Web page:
May 18, 2012 :: No. 189
To prepare more high-quality elementary school teachers and science educators for California’s schools, Cal State Fullerton is graduating the first classes of students from two new and innovative efforts: the combined credential/master’s in education and B.A. in earth science.
Students graduating from both programs will be participating in this weekend’s commencement exercises Saturday, May 19, and today’s (May 18) teacher credential ceremony at 5 p.m. in Titan Gym.
A total of 52 students in the combined program completed the multiple-subject credential program and are earning a master of science degree in education, focusing on elementary curriculum and instruction.
This specially designed 16-month, full-time program, offered through the College of Education, integrates both credential preparation and graduate work, including the completion of a culminating project. Most of these graduates plan to continue their education to earn a single-subject credential in math or science to fulfill the demand in the field, said Kim K. Case, lecturer in elementary and bilingual education.
“This program is unique because students simultaneously engage in credential and graduate courses,” explained Kimberly A. Norman, professor of elementary and bilingual education. “Faculty and students have expressed the richness of the program in terms of combining teaching methods with an examination of theory and research.”
Students have also stated that understanding and engaging in research not only informs their instruction, it provides them with the reasons for their decisions, Norman added.
“As evidenced by their culminating projects, they are equipped to address issues of importance in the field of education,” said Norman.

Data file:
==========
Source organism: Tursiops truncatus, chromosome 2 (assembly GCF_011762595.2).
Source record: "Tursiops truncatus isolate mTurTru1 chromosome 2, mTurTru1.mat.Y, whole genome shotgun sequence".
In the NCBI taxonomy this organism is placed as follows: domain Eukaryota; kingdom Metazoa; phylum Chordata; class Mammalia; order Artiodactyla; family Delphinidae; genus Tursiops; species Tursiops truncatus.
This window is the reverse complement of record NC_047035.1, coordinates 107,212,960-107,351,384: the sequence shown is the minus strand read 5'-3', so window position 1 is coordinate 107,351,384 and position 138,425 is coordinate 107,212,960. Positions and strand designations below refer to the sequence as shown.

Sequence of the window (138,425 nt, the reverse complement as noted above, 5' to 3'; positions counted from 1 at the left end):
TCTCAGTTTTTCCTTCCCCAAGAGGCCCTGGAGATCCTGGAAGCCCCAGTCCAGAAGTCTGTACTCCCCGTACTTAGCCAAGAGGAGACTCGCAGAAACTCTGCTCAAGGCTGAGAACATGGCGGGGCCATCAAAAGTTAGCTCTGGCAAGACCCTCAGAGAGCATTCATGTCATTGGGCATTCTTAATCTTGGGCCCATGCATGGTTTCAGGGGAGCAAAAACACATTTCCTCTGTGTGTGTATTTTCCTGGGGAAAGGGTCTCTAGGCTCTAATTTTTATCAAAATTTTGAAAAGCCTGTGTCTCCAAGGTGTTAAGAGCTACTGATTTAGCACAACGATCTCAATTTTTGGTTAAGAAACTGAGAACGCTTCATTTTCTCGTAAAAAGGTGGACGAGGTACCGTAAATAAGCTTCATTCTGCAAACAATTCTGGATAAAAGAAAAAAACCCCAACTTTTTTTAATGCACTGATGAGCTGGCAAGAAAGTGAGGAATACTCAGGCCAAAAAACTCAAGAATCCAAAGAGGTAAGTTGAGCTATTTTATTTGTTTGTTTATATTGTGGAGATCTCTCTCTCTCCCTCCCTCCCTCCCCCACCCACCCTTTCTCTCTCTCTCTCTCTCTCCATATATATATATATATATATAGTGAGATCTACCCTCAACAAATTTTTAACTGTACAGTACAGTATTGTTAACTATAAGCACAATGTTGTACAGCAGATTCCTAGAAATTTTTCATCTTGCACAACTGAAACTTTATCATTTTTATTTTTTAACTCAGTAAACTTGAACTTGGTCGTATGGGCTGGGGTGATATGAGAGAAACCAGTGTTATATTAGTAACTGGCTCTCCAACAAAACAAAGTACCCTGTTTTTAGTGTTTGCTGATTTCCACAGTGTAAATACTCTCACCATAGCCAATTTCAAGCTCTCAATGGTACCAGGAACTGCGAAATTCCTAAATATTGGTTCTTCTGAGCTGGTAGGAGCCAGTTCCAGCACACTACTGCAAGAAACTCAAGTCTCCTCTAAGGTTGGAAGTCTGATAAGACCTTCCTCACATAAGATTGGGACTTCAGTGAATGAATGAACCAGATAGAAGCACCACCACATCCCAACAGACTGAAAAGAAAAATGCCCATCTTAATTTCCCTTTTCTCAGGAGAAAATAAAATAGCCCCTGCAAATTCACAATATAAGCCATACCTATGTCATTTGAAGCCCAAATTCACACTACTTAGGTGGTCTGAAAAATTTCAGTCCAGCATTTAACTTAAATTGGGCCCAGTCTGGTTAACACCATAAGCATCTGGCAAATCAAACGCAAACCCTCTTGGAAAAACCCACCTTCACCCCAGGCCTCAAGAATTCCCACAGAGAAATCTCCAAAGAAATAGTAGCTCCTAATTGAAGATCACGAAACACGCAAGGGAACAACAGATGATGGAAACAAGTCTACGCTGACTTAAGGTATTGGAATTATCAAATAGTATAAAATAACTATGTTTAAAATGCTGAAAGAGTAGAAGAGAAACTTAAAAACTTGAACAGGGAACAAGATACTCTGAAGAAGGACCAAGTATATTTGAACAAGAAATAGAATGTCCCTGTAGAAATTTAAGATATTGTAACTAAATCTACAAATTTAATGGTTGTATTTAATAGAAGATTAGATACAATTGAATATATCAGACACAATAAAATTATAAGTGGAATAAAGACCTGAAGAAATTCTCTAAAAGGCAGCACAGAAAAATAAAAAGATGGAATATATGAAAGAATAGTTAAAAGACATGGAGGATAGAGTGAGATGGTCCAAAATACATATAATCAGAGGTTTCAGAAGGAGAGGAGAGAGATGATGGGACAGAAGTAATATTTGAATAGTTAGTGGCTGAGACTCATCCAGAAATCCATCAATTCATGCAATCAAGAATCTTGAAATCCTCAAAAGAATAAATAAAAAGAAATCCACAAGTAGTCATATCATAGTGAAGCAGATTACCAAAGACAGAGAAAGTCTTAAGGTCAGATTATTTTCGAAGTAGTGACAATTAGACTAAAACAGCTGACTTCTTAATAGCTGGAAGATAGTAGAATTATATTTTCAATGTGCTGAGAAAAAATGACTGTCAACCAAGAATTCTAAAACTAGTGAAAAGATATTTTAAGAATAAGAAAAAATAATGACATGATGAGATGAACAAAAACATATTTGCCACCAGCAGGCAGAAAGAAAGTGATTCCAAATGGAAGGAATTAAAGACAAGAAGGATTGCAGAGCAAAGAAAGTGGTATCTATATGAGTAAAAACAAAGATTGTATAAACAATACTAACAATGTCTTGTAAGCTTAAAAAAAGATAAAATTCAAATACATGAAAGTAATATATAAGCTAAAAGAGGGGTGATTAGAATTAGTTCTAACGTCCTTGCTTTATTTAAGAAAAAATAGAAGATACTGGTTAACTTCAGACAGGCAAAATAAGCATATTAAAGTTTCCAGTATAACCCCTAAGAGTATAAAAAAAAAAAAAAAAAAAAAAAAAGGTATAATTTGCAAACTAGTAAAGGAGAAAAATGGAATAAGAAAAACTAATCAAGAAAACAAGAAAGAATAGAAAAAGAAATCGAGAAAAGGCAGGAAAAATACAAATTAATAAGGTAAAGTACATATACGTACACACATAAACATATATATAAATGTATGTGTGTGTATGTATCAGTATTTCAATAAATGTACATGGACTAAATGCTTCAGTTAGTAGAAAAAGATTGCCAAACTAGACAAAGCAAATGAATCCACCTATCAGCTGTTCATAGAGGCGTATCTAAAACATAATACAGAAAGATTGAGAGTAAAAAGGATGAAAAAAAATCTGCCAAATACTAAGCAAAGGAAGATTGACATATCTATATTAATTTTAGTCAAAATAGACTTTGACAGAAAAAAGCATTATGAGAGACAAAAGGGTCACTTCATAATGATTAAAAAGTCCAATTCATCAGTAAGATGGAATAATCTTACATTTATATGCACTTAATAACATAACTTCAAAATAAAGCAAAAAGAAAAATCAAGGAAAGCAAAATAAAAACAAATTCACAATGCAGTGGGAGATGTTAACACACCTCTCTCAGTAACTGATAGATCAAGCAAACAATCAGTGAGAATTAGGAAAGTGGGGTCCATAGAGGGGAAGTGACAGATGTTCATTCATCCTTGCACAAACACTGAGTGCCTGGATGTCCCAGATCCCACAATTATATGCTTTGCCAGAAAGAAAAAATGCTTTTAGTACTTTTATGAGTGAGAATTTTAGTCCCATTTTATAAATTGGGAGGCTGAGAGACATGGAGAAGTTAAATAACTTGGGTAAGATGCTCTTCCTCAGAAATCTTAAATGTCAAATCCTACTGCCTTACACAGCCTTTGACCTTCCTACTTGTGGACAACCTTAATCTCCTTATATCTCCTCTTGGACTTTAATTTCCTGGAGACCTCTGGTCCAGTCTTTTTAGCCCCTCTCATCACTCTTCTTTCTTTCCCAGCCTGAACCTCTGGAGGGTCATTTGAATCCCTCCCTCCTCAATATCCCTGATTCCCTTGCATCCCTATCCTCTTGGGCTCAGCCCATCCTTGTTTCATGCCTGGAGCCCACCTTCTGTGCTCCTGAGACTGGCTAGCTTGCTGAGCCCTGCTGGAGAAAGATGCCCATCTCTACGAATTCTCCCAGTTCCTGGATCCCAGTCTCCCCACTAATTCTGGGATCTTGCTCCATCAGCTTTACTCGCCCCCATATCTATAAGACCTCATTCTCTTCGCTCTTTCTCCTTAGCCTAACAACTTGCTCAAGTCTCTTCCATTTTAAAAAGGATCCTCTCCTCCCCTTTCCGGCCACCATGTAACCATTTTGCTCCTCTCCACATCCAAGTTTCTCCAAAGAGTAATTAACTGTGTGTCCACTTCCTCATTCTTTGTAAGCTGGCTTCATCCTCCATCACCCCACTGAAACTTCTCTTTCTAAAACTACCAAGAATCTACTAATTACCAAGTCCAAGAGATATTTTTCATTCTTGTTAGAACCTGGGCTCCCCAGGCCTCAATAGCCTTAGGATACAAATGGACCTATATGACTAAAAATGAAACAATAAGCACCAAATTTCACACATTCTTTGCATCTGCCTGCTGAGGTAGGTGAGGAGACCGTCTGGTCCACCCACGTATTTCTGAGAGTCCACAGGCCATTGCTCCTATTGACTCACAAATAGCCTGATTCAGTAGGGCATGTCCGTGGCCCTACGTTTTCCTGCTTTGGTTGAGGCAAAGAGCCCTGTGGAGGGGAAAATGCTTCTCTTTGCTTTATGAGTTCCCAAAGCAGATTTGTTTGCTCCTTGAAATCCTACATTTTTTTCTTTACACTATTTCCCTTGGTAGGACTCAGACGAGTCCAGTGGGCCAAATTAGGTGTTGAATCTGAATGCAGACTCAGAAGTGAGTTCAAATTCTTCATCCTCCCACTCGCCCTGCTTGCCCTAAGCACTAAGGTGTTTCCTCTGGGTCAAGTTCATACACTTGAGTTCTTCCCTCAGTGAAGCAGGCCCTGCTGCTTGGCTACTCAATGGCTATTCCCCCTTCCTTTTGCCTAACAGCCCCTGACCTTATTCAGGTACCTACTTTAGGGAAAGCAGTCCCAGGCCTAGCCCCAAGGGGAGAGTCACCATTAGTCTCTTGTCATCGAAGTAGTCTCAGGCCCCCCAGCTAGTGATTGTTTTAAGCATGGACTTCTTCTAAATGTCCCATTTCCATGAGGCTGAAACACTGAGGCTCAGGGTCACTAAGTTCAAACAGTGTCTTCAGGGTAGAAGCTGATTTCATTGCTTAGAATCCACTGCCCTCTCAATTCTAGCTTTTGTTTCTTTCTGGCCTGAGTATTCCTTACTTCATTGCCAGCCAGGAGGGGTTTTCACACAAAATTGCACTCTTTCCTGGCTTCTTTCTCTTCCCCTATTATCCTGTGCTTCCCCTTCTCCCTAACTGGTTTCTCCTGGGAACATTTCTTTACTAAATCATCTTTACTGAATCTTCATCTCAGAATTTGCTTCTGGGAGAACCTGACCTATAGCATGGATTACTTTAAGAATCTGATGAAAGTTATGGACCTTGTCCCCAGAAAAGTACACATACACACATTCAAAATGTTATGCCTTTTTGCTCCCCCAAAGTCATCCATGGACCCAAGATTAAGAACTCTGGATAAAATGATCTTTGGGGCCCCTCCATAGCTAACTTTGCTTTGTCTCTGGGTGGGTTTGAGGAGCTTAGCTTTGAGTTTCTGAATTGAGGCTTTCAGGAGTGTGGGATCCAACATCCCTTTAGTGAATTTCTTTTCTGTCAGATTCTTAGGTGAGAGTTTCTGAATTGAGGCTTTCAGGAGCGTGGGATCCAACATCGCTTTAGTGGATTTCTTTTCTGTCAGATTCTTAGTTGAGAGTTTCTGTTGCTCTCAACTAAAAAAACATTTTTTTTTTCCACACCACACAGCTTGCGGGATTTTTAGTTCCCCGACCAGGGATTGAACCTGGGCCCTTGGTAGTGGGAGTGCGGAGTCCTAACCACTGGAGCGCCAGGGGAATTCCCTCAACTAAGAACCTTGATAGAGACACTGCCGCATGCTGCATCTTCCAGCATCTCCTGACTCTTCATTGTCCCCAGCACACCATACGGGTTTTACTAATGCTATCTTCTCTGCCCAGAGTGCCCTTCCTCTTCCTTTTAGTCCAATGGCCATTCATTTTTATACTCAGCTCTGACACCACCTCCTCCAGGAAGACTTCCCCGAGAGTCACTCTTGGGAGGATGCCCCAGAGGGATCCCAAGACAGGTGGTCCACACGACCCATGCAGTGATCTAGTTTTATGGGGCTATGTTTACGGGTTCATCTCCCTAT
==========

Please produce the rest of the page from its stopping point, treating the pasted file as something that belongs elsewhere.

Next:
The future teachers also participated in service-learning activities as part of their studies.
They organized a science education event for local homeless children and their families and raised funds to send school supplies to children in Haiti.
“These students demonstrated their commitment to education throughout the program by attending various conferences, workshops and professional development opportunities,” Case said. “It has truly been a pleasure to work and grow alongside such a capable group of teachers who will, no doubt, have a significant impact in the field.”
Several students have secured full-time teaching positions in various school settings, and many have been hired as substitute teachers, Case said.
Carly Rohrbacker of Tustin will begin teaching first grade at a charter school in the San Fernando Valley. Now that she has completed the program, she feels fully prepared for her career in the classroom: “I chose this particular program because I felt that the master’s courses would provide me with a solid research basis, enabling me to be the best teacher possible.”
“The credential program classes taught us how to teach — the methods, strategies and practices. Our master’s courses helped us search out why we teach the way we do — the research basis behind the best practices in education. This program made me not only a teacher, but a researcher, as well.”